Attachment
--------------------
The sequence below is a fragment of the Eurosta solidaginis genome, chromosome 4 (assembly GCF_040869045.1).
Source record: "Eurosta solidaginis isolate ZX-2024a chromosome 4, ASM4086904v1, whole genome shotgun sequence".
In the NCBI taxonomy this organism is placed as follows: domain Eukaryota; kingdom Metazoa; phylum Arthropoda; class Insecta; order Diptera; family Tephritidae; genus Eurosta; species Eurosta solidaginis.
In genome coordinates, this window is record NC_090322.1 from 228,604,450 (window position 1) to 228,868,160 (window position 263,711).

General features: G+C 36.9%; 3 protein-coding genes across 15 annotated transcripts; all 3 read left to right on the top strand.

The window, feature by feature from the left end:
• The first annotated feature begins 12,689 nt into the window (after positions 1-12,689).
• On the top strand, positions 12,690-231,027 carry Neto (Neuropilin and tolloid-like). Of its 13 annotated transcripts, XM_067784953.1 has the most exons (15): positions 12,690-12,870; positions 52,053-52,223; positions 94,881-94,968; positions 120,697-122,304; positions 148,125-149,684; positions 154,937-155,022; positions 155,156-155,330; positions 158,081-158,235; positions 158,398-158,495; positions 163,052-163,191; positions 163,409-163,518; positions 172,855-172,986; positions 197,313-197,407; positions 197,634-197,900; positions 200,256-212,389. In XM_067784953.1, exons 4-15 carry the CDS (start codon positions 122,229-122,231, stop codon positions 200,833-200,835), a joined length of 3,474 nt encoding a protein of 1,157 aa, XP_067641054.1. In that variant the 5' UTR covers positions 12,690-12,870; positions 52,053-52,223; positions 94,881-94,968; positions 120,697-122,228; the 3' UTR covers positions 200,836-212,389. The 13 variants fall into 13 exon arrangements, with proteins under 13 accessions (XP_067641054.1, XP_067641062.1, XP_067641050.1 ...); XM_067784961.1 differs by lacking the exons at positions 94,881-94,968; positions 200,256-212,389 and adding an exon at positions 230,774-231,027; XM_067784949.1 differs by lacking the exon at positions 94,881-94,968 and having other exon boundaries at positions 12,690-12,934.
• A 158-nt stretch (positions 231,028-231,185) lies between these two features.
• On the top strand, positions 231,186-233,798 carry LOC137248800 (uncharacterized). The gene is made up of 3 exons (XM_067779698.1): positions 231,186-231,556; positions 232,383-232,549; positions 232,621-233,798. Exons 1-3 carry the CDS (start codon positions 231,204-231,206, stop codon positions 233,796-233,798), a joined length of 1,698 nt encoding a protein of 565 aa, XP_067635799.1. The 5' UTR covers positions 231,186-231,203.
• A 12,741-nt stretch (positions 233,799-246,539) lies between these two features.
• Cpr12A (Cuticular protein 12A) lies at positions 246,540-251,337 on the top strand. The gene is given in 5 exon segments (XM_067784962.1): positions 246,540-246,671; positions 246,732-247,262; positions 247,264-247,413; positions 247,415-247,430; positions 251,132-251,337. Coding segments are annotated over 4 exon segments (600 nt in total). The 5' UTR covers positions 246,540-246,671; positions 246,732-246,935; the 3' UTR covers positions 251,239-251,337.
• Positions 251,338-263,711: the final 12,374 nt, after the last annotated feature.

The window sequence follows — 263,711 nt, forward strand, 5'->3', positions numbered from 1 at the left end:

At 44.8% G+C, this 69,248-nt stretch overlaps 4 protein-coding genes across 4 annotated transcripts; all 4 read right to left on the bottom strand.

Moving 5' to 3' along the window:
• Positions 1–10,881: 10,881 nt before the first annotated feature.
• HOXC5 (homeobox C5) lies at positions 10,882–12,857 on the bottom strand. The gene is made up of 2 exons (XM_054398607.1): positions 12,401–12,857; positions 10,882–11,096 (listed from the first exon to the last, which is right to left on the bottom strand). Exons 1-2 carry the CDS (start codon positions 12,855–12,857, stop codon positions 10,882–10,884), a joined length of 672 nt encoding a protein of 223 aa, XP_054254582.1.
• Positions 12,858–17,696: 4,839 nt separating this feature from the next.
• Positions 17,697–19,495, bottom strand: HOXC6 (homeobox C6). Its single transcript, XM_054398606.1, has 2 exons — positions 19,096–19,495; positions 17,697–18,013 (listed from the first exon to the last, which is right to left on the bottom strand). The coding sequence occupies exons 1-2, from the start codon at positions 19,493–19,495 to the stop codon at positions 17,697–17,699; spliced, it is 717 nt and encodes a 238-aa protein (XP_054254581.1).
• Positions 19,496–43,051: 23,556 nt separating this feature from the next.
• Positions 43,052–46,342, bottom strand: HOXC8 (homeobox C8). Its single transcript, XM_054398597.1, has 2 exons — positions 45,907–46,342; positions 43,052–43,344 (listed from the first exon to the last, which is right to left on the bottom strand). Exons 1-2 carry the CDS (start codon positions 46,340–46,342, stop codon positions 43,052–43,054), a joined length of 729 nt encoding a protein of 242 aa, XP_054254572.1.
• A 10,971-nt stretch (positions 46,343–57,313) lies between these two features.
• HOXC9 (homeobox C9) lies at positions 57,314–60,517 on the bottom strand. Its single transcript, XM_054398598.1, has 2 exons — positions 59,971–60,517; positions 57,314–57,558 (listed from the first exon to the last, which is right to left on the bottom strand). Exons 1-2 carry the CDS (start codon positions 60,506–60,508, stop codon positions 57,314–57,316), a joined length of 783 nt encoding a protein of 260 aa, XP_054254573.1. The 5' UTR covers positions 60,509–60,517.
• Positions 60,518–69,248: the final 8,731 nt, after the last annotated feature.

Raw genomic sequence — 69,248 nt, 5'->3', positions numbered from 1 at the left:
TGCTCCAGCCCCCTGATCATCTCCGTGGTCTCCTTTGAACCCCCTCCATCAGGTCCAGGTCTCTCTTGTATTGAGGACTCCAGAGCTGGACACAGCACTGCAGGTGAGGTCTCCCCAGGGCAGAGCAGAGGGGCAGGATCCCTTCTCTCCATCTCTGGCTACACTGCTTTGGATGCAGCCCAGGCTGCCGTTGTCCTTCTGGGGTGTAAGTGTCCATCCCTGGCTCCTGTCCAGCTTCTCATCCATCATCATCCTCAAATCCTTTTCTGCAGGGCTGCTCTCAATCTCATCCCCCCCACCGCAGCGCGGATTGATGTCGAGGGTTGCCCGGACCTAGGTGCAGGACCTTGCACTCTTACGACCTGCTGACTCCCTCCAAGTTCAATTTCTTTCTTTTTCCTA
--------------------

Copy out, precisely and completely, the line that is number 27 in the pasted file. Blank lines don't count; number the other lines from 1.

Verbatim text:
TGCTCCAGCCCCCTGATCATCTCCGTGGTCTCCTTTGAACCCCCTCCATCAGGTCCAGGTCTCTCTTGTATTGAGGACTCCAGAGCTGGACACAGCACTGCAGGTGAGGTCTCCCCAGGGCAGAGCAGAGGGGCAGGATCCCTTCTCTCCATCTCTGGCTACACTGCTTTGGATGCAGCCCAGGCTGCCGTTGTCCTTCTGGGGTGTAAGTGTCCATCCCTGGCTCCTGTCCAGCTTCTCATCCATCATCATCCTCAAATCCTTTTCTGCAGGGCTGCTCTCAATCTCATCCCCCCCACCGCAGCGCGGATTGATGTCGAGGGTTGCCCGGACCTAGGTGCAGGACCTTGCACTCTTACGACCTGCTGACTCCCTCCAAGTTCAATTTCTTTCTTTTTCCTA